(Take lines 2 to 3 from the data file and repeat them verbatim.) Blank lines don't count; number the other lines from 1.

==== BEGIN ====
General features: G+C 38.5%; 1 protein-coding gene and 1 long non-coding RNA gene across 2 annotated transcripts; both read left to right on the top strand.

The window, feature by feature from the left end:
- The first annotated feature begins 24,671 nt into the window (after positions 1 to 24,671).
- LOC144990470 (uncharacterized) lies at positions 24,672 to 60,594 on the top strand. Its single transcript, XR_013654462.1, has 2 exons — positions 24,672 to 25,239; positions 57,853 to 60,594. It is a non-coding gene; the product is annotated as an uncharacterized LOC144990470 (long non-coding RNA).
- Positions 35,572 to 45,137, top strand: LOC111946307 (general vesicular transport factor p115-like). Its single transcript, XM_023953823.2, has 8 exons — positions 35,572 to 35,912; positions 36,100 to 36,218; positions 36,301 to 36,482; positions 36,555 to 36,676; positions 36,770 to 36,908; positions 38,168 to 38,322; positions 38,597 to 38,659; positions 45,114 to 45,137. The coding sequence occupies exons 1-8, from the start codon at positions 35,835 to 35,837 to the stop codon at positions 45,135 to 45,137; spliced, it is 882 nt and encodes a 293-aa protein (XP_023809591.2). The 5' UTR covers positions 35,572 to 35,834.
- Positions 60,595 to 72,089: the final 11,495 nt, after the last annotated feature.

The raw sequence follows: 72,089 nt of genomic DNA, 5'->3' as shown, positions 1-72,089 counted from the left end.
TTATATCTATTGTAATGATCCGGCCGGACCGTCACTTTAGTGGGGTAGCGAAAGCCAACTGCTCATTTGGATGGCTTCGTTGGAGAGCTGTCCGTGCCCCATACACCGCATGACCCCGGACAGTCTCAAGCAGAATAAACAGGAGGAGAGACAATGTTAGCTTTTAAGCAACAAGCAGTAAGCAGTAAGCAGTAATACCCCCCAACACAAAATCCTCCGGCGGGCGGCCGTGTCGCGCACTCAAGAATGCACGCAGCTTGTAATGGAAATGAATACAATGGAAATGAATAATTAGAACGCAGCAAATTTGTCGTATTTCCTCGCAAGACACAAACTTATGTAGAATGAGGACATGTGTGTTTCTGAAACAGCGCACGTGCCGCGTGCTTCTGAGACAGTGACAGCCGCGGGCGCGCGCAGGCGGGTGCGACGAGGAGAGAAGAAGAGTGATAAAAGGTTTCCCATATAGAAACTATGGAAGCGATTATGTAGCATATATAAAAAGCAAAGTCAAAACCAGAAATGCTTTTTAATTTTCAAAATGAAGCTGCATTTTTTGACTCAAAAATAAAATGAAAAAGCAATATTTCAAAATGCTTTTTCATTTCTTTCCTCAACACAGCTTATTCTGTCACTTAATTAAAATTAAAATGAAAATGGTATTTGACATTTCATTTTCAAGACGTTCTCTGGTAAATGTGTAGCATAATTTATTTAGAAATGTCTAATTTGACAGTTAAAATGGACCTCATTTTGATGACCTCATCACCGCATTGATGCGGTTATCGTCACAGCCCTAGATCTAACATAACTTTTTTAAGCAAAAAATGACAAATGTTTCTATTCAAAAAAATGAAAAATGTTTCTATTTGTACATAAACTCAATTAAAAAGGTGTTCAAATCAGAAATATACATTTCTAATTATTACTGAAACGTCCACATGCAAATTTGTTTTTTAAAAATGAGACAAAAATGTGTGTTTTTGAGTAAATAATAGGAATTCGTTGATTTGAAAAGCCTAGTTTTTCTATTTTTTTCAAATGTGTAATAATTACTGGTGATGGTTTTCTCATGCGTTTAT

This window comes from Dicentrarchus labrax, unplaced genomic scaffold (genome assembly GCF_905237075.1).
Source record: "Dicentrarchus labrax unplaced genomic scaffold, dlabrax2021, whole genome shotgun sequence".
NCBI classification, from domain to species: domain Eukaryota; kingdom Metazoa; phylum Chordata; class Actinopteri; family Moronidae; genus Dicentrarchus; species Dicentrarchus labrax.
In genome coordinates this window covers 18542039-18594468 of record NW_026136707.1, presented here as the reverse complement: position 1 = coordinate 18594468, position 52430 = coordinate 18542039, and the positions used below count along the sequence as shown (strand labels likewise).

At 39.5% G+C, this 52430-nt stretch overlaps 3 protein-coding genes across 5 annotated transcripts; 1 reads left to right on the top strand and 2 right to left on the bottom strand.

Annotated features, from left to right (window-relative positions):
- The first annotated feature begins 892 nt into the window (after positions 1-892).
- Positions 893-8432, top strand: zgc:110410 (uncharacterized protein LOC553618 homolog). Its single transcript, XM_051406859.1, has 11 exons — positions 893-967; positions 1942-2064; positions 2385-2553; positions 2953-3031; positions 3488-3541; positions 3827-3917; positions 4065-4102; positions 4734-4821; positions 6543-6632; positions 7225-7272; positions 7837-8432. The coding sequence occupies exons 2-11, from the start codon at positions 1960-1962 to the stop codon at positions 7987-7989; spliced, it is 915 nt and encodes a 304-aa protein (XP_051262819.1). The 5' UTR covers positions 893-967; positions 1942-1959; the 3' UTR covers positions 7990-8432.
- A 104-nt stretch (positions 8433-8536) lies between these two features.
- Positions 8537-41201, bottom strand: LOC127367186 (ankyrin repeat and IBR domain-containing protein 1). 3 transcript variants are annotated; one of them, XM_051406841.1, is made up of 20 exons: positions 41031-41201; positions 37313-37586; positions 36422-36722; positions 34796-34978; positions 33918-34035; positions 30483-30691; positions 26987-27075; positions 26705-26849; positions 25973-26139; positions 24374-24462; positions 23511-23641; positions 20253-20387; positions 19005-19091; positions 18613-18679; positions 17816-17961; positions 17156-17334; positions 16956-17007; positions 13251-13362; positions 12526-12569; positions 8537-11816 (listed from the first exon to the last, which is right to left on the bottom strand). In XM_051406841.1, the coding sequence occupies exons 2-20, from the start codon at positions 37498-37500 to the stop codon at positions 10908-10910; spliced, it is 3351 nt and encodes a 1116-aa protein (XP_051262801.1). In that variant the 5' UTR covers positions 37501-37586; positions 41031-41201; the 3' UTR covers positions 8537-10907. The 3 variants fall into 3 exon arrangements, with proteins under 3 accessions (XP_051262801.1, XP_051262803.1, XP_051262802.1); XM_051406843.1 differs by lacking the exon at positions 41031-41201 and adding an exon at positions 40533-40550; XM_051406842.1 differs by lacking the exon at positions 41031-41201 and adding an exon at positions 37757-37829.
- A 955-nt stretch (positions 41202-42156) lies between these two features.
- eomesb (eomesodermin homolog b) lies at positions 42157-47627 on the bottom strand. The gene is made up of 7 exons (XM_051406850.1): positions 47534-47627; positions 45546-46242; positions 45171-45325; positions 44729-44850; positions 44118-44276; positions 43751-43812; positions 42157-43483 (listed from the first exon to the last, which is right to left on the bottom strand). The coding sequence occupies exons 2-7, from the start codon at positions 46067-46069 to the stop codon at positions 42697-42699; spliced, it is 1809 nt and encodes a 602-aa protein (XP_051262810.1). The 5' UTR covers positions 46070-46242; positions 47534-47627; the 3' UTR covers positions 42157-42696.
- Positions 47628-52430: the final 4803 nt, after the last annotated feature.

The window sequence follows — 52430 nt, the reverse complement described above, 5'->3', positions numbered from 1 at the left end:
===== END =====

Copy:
The window, feature by feature from the left end:
- The first annotated feature begins 24,671 nt into the window (after positions 1 to 24,671).